While designing a project that required 5v USB power ports from a much higher voltage source (eg. 12v or 24v), it occurred to me that there are circuits already designed to do this. In fact, not only do they exist as low-cost, easy-to-purchase modules, but some of them already have the USB port soldered onto the board.
Four Step-down converters with USB ports were picked out and reviewed in an attempt to find “the best cheap USB switch-mode step-down converter” for 12v power supplies.
Continue reading A review of four Switch-mode Buck (Step-down) converters with USB ports
With the current DIY/Maker movement in full swing, one thing that almost all of us need is a good Multi-meter. When shopping for one, it was decided right away that a good entry-level multimeter for beginners had to be:
- under $50
Why these 3 criteria?
Digital for high precision, Auto-ranging to eliminate the need to switch the dial every time something changed, and $50 maximum to keep this within the budget of most DIY’ers/Makers like you and me. (As an aside, the requirement for an Auto-ranging feature also makes the minimum around $20.)
After perusing Amazon, it was discovered that 8 models fit this criteria. The biggest problem was that all 8 of them reviewed really well typically averaging between 4.4 and 4.7 stars.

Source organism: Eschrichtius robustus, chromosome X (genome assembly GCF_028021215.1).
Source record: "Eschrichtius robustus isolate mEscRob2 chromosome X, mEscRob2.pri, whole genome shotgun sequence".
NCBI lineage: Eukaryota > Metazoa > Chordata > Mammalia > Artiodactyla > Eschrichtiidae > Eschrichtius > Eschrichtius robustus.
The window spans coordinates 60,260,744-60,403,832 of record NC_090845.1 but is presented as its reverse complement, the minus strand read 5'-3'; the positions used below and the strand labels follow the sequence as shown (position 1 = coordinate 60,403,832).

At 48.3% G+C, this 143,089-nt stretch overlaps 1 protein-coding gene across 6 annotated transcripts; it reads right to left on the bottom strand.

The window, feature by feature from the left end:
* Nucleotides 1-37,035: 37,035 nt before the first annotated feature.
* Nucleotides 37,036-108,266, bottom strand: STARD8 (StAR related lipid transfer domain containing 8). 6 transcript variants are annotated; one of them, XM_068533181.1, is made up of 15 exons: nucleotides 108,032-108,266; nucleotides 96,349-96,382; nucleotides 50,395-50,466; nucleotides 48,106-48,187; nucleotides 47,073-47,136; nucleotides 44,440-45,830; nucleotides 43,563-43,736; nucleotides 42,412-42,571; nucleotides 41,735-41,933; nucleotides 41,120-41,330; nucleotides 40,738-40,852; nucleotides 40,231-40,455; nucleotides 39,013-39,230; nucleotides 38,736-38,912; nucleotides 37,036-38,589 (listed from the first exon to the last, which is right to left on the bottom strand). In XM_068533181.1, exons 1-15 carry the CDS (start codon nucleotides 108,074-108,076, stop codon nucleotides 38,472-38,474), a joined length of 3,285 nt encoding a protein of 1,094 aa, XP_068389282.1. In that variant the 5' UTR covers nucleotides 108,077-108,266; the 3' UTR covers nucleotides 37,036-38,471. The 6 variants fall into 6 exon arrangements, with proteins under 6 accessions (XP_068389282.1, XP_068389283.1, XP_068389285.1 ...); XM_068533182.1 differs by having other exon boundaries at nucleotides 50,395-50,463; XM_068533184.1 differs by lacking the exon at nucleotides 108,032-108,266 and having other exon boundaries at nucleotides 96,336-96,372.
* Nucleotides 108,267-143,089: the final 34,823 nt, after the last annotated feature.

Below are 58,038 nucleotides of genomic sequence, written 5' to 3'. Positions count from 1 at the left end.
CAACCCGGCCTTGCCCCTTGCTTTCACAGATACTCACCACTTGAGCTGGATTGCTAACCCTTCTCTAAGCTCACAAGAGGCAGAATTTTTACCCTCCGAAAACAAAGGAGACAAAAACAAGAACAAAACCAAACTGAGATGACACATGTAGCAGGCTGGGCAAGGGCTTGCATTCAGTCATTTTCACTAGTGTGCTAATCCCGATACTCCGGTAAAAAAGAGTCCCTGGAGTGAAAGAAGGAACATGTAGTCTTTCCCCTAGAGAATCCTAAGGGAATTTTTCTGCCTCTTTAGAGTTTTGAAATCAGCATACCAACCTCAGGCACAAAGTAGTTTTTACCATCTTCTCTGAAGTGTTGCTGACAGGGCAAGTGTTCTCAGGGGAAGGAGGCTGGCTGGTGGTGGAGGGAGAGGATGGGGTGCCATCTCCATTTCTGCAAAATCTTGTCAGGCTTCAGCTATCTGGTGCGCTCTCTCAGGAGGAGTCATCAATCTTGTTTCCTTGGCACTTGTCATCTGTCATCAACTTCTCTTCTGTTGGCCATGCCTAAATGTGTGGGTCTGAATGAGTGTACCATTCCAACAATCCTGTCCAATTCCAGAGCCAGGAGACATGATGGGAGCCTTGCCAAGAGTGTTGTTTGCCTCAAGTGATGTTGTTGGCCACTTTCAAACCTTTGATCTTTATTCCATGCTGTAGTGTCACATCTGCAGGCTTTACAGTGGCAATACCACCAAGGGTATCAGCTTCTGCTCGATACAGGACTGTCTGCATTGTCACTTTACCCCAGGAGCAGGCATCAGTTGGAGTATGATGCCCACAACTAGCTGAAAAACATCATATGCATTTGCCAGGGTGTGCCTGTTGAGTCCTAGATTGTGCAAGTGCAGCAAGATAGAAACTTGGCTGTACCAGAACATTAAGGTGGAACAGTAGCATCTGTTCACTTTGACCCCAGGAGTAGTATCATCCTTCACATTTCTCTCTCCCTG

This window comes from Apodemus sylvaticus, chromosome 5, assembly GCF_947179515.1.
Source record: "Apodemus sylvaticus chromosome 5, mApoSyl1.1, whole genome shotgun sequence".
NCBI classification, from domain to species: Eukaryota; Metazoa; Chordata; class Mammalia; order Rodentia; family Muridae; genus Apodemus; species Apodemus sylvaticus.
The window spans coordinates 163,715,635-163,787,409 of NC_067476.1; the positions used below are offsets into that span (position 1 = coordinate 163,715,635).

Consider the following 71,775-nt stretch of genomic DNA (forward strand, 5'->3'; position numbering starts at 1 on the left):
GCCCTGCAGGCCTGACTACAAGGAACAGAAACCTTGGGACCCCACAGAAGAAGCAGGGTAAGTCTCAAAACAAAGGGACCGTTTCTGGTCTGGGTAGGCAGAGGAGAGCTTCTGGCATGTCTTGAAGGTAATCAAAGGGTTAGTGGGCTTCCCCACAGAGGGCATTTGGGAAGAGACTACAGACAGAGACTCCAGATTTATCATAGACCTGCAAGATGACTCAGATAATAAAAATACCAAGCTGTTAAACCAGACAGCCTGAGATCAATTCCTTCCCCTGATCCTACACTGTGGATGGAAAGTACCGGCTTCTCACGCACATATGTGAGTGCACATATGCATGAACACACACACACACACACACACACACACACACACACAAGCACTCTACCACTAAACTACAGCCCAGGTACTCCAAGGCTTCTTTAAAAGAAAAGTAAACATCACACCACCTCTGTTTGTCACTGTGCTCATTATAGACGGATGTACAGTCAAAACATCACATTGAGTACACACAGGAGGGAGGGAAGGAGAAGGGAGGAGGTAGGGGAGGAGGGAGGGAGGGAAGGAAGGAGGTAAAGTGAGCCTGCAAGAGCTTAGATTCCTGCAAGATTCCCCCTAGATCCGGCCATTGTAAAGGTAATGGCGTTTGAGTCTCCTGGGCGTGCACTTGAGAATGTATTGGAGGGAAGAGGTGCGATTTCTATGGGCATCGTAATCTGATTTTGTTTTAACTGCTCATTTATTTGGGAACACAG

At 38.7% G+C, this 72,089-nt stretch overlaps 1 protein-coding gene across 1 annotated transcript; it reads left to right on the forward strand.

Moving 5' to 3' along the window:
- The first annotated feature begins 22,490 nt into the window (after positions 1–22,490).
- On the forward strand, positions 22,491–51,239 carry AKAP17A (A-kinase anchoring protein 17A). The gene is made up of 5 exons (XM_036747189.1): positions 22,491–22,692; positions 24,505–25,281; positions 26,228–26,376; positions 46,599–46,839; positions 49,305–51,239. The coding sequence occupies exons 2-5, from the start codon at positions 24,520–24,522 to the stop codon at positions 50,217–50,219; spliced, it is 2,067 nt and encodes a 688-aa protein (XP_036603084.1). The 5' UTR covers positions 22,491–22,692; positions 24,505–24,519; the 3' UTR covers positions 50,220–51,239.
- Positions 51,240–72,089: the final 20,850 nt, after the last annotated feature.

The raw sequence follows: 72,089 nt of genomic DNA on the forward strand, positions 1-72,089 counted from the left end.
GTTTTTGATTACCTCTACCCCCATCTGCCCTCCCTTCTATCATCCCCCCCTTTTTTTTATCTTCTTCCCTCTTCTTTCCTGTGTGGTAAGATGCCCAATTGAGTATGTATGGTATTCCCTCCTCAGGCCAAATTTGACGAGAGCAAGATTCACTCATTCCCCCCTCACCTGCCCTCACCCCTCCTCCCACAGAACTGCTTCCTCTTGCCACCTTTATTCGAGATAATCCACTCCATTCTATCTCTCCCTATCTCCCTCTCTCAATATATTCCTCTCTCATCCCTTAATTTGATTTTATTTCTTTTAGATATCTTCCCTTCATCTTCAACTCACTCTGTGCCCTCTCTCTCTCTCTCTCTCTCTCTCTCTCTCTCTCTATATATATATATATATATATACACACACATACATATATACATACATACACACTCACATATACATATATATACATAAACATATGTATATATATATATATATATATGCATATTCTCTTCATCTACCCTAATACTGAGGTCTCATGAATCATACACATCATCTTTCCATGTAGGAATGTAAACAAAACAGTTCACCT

The customer reviews were okay for getting a feel of each model, but they were so inconsistent that there was no way to compare and contrast one model with the next. So one of each was purchased and immediately we began the going over of the models while poking and prodding each one.
Continue reading Best beginner’s auto-ranging Digital Multimeters (DMMs) compared and reviewed
A few weeks back, Redditor /u/doakey posted an insanely cool idea to /r/arduino of lighting up his toilet bowl with a red laser so that when he got up in the middle of the night to pee, he could see where he was “shooting”, so to speak. And it was a grand success!
Walk into the bathroom. Laser shoots into the bowl. *pew, pew, pew* Lights up the target like a spotter for some stealth aircraft to hit with a smart bomb. Night vision preserved. Mission accomplished. Laser turns off. Then you go back to bed.
Yet, he noted that the 9v battery only lasted a few days. Naturally, a few of us pointed out that an Arduino is overkill and that he could have done this using analog electronics.
And I get it. Analog is pretty hard. Arduino is relatively easy. There are plenty of resources out there on how to program Arduinos, but analog… well, it is kind of on its way to becoming a “lost art”.
A few people in /r/arduino asked me to write-up my proposed analog verson. After a few weeks of fiddling, here’s the analog circuit (and explanation) I came up with to reproduce the same effects…
Continue reading Bathroom Laser Light project — the analog version